BPA May Be Linked to Heart Disease Risk
Study Shows Higher Levels of Chemical Mean Higher Risk of Heart Disease
It's not clear why BPA levels were lower in 2005-2006 than in 2003-2004. Melzer notes that public awareness of possible BPA health effects may have contributed to the decline, though nobody really knows.
But at these lower overall BPA levels, there was a trend but no significant association between BPA and diabetes or liver enzymes. However, when data from both years was pooled, these links were highly significant.
While the Melzer study shows a link between BPA and heart disease, it in no way proves that BPA causes heart disease. Such proof may be hard to come by, as definitive studies would mean giving people BPA to see what happens. But longitudinal studies that track people with high BPA levels over time might provide clearer answers.
BPA: Possible Health Effects
BPA acts like estrogen in the body, and early research into human effects focused on this activity. But recent reports have suggested that even low doses of the chemical may, over time, damage the liver, disrupt the function of insulin-making cells in the pancreas, disrupt thyroid hormones, and promote obesity.
"Much of this debate has been hindered up till now by a lack of epidemiological data of sufficient statistical power to detect low dose effects," Melzer collaborator Tamara S. Galloway, PhD, tells WebMD via email. "That's why there has been so much interest in our current research on human health effects."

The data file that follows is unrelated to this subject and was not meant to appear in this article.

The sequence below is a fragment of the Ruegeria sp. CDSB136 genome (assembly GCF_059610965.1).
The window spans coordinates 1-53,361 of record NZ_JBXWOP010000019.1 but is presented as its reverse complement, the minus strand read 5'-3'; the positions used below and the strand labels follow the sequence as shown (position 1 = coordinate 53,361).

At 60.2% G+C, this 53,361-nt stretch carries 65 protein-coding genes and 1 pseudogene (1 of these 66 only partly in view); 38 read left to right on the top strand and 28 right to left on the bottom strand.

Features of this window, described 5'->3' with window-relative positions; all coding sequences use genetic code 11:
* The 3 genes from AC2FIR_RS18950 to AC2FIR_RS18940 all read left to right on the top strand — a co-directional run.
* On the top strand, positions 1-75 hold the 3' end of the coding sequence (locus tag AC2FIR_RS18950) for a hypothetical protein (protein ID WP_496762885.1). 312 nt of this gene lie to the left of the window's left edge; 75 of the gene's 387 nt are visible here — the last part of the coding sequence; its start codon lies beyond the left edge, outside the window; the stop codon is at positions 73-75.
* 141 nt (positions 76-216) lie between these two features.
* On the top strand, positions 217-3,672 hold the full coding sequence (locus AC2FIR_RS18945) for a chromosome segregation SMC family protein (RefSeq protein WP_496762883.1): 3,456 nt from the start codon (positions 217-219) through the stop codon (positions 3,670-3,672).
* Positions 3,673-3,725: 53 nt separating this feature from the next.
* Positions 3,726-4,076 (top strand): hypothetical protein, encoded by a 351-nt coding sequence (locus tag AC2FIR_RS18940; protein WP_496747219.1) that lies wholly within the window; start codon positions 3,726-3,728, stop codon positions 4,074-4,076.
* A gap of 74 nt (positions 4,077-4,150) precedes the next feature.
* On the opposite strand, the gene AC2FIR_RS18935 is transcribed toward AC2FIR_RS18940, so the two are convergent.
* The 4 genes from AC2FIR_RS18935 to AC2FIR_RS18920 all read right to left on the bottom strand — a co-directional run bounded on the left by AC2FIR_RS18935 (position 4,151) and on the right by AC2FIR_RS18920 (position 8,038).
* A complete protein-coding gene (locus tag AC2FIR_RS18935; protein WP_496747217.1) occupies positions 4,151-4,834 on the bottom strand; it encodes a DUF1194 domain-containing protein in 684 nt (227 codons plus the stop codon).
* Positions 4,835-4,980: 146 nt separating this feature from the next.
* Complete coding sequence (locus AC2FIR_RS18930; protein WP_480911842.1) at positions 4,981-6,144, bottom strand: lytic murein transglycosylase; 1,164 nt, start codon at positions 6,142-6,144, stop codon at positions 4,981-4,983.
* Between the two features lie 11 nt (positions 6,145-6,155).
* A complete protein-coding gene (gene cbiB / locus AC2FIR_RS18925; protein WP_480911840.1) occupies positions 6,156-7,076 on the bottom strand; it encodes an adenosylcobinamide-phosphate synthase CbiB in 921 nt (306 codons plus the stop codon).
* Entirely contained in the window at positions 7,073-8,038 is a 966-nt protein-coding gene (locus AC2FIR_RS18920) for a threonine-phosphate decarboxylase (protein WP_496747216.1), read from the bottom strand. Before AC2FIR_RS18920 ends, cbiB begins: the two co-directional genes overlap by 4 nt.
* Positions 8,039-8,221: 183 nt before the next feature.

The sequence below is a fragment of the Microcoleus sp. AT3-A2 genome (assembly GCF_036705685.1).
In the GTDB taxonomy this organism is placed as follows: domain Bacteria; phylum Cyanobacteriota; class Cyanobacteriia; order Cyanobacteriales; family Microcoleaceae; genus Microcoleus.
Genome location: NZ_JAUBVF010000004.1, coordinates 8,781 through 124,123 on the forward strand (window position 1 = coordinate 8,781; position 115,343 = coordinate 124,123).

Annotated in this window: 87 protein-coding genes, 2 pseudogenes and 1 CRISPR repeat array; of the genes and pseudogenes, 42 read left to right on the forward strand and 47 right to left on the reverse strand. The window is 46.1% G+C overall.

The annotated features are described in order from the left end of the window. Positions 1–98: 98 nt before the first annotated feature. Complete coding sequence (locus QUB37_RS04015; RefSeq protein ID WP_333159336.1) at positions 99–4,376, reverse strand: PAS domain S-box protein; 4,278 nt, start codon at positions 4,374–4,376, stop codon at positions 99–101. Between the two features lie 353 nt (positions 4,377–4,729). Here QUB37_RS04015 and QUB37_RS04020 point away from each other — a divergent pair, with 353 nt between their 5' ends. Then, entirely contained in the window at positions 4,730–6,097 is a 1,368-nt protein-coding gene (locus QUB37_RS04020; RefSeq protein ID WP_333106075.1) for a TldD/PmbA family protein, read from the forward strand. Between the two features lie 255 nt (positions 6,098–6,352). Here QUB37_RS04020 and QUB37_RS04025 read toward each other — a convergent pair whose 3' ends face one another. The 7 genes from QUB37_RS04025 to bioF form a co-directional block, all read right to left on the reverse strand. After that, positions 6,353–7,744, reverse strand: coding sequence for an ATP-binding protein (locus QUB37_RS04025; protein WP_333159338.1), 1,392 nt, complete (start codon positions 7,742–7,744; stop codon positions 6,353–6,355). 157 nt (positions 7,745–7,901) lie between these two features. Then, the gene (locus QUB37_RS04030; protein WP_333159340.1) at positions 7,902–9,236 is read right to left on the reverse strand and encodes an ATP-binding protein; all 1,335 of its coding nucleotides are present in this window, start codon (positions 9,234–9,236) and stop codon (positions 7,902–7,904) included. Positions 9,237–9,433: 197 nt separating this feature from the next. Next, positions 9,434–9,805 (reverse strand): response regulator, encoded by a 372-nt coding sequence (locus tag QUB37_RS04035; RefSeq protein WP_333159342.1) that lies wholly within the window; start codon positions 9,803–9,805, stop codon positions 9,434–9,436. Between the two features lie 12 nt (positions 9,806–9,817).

Galloway says there's a need to learn more about what causes the health risks they identified -- particularly whether they are caused by BPA itself or by something else linked to BPA exposure.
"The risks associated with exposure to BPA may be small, but they are relevant to very large numbers of people," she says. "This information is important since it provides a great opportunity for intervention to reduce the risks."
The FDA is conducting a safety assessment of BPA. That assessment, scheduled for release late last year, is still pending.
The U.S. National Institute of Environmental Health Sciences says there is some concern about BPA safety for fetuses, infants, and children but negligible concern over the chemical's reproductive toxicity for adults.